Image from NASA Visualization Analysis Lab, Goddard Space Flight Center.

  2. Global observation systems and fleets of satellites allow us to study the earth as a whole in ways that we could do before only on regional or local scales. We can now study earth as a system.
  3. Global databases are now being collected and processed in a consistent way that allows us to compare and analyze processes on a global scale over many years.
  4. Dramatic advances in our ability to collect data about environmental conditions hundreds to millions of years ago allow contemporary processes to be viewed as continuations of past processes.
  5. Enhanced computing power allows us to use theory and data together to study earth and the interactions among many different parts of the earth system.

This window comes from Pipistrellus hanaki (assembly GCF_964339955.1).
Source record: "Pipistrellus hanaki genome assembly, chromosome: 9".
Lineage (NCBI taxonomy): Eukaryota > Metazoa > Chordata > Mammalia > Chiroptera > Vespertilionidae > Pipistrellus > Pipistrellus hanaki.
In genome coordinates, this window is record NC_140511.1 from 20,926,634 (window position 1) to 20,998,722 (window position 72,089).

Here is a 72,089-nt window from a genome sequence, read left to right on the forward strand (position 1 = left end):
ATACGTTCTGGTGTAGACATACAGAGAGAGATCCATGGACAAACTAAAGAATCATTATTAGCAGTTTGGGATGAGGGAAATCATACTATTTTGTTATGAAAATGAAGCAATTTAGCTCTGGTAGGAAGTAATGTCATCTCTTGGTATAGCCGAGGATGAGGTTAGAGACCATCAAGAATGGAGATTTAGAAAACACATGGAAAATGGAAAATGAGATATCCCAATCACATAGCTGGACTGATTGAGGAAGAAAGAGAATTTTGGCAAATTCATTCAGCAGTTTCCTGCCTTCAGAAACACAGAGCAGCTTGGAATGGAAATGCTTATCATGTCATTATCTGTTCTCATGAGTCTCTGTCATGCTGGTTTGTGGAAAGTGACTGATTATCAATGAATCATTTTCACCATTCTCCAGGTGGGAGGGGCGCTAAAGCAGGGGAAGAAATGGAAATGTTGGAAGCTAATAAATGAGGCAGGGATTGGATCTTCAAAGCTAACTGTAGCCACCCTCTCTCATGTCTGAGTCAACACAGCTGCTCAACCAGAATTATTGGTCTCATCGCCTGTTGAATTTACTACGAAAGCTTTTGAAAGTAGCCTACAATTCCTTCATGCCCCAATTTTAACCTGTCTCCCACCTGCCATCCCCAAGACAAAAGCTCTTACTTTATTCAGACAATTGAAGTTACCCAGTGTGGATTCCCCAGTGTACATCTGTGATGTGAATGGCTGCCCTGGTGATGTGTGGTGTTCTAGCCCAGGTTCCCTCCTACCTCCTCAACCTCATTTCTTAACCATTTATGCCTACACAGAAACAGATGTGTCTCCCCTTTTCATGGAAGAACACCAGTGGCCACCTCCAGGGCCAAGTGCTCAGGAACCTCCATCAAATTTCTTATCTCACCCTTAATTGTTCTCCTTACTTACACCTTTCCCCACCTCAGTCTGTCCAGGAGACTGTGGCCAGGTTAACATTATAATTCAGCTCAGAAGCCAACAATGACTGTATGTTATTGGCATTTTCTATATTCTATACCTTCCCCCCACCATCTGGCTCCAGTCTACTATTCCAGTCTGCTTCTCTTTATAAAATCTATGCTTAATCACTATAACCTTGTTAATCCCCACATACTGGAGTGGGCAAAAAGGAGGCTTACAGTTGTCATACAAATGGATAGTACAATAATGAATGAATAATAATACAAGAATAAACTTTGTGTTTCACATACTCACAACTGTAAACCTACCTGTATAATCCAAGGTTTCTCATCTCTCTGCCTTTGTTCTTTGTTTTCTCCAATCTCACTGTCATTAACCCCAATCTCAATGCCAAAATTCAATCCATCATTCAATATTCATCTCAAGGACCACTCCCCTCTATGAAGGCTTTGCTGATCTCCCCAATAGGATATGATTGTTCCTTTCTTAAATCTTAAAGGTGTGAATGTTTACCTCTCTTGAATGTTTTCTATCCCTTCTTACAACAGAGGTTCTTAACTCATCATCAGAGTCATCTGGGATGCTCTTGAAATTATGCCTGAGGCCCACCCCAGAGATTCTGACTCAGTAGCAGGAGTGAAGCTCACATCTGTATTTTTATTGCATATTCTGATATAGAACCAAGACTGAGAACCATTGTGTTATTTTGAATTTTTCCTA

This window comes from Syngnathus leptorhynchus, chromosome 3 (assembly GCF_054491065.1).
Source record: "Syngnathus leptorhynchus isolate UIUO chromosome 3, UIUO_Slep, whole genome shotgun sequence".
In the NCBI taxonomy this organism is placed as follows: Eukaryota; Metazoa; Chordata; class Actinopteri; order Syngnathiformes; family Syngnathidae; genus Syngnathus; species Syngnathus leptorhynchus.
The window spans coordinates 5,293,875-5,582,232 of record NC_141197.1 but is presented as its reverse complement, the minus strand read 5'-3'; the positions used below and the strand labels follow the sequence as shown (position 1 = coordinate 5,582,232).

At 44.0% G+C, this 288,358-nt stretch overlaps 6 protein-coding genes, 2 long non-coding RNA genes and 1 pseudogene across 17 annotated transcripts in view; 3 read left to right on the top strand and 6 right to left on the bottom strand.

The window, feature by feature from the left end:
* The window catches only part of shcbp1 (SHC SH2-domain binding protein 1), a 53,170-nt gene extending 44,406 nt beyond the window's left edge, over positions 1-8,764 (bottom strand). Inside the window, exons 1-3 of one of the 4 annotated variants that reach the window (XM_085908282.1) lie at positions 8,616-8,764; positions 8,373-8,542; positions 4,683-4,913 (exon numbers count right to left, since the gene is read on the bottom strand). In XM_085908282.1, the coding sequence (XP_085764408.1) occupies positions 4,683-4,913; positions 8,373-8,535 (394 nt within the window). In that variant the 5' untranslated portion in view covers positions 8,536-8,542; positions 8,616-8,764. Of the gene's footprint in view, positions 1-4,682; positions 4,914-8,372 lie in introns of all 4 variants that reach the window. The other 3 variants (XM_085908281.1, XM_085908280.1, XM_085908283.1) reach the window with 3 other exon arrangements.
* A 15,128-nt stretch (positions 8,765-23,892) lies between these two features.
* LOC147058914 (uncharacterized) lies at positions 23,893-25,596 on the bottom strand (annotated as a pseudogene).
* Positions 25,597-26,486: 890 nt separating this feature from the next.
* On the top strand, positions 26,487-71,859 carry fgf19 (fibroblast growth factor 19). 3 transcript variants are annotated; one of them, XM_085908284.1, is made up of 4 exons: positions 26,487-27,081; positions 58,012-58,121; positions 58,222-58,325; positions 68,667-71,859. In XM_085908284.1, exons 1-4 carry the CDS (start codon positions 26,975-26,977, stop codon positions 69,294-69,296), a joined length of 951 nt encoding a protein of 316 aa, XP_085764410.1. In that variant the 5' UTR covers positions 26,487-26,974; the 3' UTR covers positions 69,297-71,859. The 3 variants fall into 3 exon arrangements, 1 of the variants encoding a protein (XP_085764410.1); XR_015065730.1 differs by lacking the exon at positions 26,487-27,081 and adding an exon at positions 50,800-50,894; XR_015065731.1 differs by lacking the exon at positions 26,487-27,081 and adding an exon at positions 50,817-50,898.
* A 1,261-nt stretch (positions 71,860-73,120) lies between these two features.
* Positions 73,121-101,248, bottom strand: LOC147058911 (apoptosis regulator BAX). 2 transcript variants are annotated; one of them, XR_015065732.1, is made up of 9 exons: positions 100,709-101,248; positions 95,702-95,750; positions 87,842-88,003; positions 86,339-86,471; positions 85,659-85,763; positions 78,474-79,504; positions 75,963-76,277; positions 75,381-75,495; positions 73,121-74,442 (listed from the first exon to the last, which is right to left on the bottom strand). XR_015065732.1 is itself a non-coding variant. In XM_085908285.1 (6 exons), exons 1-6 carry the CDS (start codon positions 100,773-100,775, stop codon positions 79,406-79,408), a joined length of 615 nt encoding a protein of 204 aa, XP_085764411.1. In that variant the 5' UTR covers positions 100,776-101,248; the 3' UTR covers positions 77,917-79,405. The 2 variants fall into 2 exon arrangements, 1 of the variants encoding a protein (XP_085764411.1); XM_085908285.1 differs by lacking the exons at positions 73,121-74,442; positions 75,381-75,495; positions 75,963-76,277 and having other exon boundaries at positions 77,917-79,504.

Science has crossed the threshold of a profound shift in the perception of the human-environment relationship, operating across humanity as a whole and at the scale of the earth as a single system.


As earth's population increases, changes in the environment accelerate, leading ultimately to disasters.

Wherever humans live at high population densities, making unsustainable demands on natural systems, ... you eventually see ecological breakdowns, unmet needs, and tensions that lead toward conflict. Look at Darfur. Look at Rwanda. Look at Zimbabwe.
From Quammen (2005).


Earth System Science Committee (1986). Earth System Science: A Program For Global Change. Washington DC, NASA.
Jickells, T. D., Z. S. An, et al. (2005). Global Iron Connections Between Desert Dust, Ocean Biogeochemistry, and Climate. Science 308(5718): 67-71.
Quammen, D. (2005). Tracing the Human Footprint. National Geographic. September 2005, 208: 2--35.
Steffen, W., A. Anderson, et al. (2004). Global Change and the Earth System: A Planet Under Pressure, Springer.

Revised on: 23 January, 2009